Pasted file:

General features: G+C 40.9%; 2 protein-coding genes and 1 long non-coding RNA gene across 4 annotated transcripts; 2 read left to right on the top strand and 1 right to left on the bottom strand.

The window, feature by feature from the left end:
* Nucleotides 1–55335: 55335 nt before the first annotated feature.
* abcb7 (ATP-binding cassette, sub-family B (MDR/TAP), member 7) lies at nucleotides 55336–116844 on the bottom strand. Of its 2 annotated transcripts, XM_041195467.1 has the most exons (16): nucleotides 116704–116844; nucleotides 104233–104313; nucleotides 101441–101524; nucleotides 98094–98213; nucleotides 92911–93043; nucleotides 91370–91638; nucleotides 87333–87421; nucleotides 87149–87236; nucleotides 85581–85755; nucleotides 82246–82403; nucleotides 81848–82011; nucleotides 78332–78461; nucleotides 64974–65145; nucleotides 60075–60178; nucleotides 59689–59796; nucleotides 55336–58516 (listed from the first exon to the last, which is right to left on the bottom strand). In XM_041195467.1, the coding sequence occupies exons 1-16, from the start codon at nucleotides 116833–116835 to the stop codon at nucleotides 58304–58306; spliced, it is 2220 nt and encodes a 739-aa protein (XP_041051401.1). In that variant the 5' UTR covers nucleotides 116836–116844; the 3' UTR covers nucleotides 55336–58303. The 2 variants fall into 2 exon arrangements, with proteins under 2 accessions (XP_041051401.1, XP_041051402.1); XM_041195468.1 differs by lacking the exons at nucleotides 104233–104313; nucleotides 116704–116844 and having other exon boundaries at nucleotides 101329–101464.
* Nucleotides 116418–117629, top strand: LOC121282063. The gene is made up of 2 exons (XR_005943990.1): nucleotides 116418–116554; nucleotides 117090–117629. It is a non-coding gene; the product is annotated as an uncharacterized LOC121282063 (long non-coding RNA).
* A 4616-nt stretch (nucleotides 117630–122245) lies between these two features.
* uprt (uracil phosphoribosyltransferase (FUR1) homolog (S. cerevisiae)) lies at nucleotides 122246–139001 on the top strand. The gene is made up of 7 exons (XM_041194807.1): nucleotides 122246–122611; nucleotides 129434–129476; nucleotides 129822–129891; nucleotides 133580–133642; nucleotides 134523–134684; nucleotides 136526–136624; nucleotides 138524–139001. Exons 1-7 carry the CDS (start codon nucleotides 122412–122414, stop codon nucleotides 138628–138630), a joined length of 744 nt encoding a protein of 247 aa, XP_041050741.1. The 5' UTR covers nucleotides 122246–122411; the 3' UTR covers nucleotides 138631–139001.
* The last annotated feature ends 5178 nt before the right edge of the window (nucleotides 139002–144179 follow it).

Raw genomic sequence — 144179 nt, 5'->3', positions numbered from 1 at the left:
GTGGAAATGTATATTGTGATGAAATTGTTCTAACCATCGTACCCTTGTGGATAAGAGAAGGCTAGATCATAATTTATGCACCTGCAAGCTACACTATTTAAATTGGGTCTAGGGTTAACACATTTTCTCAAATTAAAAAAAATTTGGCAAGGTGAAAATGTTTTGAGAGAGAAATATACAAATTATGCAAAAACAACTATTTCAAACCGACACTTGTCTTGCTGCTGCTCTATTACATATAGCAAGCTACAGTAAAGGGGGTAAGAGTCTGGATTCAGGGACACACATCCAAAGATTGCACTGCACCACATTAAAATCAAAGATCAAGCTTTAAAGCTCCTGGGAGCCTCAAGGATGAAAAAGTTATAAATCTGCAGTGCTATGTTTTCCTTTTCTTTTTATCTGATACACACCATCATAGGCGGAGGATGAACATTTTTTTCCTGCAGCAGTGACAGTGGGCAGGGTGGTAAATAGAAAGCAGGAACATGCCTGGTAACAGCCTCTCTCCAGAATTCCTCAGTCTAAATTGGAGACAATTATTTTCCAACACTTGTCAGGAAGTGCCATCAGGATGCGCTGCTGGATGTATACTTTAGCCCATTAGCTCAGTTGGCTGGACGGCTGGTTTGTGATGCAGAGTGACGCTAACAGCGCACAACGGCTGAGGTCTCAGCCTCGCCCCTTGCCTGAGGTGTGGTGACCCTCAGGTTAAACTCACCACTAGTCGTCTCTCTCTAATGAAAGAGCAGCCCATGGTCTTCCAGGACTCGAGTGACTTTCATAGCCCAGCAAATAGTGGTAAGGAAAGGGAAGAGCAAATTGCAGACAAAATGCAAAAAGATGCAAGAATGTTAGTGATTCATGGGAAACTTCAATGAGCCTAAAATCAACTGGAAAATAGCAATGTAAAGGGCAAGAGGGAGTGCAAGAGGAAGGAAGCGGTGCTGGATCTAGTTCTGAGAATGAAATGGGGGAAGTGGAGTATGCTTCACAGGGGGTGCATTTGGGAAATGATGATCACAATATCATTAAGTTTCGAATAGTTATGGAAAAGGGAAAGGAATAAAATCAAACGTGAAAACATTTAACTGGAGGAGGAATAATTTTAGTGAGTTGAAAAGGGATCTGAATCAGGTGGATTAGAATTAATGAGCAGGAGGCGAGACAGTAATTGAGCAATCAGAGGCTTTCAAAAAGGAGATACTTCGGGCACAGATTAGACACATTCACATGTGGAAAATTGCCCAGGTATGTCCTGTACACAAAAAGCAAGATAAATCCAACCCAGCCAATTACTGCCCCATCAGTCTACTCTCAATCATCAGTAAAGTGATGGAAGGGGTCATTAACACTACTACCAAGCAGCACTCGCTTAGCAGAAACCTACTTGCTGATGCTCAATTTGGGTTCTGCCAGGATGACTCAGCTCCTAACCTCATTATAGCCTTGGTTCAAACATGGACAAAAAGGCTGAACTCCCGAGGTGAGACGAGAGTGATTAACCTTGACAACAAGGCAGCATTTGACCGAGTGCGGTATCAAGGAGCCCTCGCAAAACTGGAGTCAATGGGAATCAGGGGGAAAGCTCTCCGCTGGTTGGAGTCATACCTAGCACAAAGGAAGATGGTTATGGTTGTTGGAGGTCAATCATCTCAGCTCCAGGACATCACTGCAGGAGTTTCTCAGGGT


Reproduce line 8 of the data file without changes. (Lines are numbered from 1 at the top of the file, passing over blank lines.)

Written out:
* The last annotated feature ends 5178 nt before the right edge of the window (nucleotides 139002–144179 follow it).